Rio Ferdinand can see a lot of himself in Manchester United team-mate Rafael.
With Chris Smalling and Phil Jones both sidelined by long-term injuries, Rafael has emerged as United's first-choice right-back this season.
The 22-year-old has responded with a series of decent performances, and a couple of very important goals, the latest at Liverpool last weekend.
However, the Brazilian, who featured in his country's silver medal-winning Olympic squad at London 2012, retains an impetuous streak which takes Ferdinand back to his own youth.
"Rafa is his own worst critic," said Ferdinand.
"He is emotional and sometimes when he makes a mistake he has to make up for it immediately. That comes out in his game at times.
"When I was his age I was a lot like that.
"I used to be more interested in what was happening in the attacking part of the game and further up the pitch than defensive play.
"With experience that will disappear and you will see a top right-back."
As Ferdinand recalls, he did not fully appreciate the art of defending until he started receiving guidance from David O'Leary following his move to Leeds in November 2000.
"I realised it when I went to Leeds at 22. I was more of a maverick under Harry Redknapp at West Ham and when I went to Leeds David O'Leary pulled the reins in and made me think about my defensive duties first.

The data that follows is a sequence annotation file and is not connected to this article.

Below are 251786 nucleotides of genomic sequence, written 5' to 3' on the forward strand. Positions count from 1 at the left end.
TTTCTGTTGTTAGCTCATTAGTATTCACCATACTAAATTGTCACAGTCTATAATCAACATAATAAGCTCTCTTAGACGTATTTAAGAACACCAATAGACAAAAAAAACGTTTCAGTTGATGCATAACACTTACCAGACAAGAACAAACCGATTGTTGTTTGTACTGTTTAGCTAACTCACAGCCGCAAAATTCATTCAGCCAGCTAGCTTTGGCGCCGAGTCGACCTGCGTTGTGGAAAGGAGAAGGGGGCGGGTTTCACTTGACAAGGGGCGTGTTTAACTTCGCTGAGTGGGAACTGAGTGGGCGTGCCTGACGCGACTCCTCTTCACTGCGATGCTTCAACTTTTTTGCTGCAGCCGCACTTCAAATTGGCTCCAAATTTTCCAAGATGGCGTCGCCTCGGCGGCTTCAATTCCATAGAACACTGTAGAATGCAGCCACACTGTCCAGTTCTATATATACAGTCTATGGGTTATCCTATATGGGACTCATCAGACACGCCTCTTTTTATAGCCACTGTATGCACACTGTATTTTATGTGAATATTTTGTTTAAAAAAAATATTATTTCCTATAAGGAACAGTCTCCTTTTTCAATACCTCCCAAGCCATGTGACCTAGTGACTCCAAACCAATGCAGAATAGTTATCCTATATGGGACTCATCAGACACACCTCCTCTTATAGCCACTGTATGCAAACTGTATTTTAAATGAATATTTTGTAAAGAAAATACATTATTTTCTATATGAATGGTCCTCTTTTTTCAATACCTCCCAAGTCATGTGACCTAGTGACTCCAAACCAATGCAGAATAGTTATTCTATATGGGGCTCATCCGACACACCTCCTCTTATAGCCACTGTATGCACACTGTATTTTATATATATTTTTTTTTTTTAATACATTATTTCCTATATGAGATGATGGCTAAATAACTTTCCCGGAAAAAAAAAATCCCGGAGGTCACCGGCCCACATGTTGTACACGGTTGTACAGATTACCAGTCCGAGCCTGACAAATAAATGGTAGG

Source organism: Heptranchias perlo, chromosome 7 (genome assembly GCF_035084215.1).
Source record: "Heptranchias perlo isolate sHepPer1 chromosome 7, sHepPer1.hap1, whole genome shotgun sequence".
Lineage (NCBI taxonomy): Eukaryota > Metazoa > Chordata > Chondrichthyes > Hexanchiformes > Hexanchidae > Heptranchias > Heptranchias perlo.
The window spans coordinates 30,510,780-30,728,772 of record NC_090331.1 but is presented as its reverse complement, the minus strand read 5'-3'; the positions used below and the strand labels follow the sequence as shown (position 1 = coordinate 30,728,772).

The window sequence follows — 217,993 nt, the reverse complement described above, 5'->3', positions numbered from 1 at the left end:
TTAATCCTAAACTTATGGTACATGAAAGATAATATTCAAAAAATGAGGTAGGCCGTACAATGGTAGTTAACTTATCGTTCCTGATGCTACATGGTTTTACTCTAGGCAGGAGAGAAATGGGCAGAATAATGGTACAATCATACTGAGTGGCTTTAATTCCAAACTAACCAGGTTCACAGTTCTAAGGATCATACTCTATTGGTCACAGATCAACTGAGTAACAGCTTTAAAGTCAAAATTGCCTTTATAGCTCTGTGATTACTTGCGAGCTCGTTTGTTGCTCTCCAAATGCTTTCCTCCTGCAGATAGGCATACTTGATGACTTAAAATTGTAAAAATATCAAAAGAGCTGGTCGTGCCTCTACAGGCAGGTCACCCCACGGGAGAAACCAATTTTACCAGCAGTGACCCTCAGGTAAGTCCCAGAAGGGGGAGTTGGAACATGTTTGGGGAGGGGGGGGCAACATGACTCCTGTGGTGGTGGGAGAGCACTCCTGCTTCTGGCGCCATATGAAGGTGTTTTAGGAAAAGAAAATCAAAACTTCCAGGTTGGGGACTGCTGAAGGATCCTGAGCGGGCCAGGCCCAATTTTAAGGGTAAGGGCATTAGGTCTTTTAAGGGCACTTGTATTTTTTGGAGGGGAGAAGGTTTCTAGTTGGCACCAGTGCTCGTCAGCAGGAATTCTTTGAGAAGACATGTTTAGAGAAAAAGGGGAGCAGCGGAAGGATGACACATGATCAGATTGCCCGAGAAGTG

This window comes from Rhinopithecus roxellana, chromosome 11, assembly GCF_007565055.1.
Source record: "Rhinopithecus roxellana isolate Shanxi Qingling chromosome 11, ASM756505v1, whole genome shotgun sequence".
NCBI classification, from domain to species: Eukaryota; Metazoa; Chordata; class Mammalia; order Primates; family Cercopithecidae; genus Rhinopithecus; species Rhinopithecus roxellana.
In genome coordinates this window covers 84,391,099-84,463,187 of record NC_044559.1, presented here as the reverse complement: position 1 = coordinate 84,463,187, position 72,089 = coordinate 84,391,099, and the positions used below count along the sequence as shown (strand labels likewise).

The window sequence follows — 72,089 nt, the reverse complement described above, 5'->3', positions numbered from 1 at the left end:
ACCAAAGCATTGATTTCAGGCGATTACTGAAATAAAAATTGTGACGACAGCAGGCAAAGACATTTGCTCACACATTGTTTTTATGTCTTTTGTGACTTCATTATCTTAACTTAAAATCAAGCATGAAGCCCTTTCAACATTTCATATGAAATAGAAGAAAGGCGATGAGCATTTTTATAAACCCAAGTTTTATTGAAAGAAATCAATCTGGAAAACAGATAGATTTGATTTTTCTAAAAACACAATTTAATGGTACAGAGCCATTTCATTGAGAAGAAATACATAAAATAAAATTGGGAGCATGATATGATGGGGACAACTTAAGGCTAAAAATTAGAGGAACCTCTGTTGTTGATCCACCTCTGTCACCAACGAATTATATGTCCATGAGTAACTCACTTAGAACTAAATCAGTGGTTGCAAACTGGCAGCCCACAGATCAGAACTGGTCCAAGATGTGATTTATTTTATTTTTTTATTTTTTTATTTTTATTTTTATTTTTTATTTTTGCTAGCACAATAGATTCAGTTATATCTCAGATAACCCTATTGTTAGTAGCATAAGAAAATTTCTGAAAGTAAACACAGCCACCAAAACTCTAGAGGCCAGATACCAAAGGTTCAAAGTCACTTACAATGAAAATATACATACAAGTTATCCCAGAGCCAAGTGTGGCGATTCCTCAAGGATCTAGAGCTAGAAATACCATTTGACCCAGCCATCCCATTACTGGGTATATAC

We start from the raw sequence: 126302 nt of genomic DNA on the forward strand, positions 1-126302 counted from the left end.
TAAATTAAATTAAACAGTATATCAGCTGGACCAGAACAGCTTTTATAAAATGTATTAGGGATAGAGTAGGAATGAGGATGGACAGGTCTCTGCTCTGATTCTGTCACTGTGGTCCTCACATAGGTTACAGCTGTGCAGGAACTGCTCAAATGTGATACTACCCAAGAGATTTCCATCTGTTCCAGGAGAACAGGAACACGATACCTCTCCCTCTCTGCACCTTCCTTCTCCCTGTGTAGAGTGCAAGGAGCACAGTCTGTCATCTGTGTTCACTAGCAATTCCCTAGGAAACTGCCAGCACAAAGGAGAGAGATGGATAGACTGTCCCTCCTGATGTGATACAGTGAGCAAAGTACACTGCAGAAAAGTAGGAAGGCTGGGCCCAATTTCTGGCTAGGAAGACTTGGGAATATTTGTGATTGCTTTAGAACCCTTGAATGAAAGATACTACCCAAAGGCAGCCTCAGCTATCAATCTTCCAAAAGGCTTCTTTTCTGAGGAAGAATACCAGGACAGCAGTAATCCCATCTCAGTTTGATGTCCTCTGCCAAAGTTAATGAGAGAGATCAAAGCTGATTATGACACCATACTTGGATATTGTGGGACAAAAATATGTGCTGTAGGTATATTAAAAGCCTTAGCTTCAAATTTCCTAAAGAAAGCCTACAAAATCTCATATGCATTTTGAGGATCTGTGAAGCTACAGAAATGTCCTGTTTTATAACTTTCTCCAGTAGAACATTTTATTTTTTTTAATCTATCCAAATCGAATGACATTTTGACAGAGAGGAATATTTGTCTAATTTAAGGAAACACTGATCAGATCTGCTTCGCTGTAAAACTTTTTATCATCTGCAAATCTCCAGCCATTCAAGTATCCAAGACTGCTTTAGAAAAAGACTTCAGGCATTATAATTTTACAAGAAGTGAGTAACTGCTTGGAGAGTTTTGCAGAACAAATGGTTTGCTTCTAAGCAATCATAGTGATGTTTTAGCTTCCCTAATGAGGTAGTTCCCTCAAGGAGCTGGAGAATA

"He said everything else would come naturally.
"I speak to Rafa about it similarly and he's a quick learner."
Ferdinand's name is back in the headlines again as a potential England player following John Terry's decision to abandon the Three Lions.
It is not known whether Roy Hodgson will now consider the 33-year-old, who he left out of Euro 2012 for "footballing reasons".
Ferdinand's performance at Anfield on Sunday suggests he is still capable of operating at the highest level, even if Sir Alex Ferguson will want him wrapping in cotton wool following confirmation skipper Nemanja Vidic will be out for another eight weeks with a knee injury.
For his part, though the former West Ham man has never said his international career was over, privately he has felt that way.
And even now he just wants to focus on matters at Old Trafford.
"Personal performances and accolades come way down the list when you are winning at places like Anfield," he said.
"I have always said I just want a consistent run of games. At the moment that is what I am doing and I am really happy."